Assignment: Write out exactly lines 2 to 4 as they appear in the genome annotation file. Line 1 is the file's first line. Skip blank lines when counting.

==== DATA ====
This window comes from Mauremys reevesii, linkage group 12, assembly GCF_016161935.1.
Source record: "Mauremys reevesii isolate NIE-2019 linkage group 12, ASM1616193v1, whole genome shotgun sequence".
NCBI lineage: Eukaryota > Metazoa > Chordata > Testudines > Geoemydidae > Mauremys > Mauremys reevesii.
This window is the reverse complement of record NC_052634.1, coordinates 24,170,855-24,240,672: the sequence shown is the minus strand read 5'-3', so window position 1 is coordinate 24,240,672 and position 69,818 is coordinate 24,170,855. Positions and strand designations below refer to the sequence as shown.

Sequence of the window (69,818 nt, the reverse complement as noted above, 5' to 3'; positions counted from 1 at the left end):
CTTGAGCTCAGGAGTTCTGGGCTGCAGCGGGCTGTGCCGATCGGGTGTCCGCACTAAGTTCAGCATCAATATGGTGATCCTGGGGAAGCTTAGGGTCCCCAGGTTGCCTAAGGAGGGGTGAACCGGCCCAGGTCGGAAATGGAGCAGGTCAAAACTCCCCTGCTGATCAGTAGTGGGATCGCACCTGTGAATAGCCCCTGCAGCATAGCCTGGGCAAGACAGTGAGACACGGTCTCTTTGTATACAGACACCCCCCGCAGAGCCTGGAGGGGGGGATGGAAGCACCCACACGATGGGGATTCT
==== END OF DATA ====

Source record: "Mauremys reevesii isolate NIE-2019 linkage group 12, ASM1616193v1, whole genome shotgun sequence".
NCBI lineage: Eukaryota > Metazoa > Chordata > Testudines > Geoemydidae > Mauremys > Mauremys reevesii.
This window is the reverse complement of record NC_052634.1, coordinates 24,170,855-24,240,672: the sequence shown is the minus strand read 5'-3', so window position 1 is coordinate 24,240,672 and position 69,818 is coordinate 24,170,855. Positions and strand designations below refer to the sequence as shown.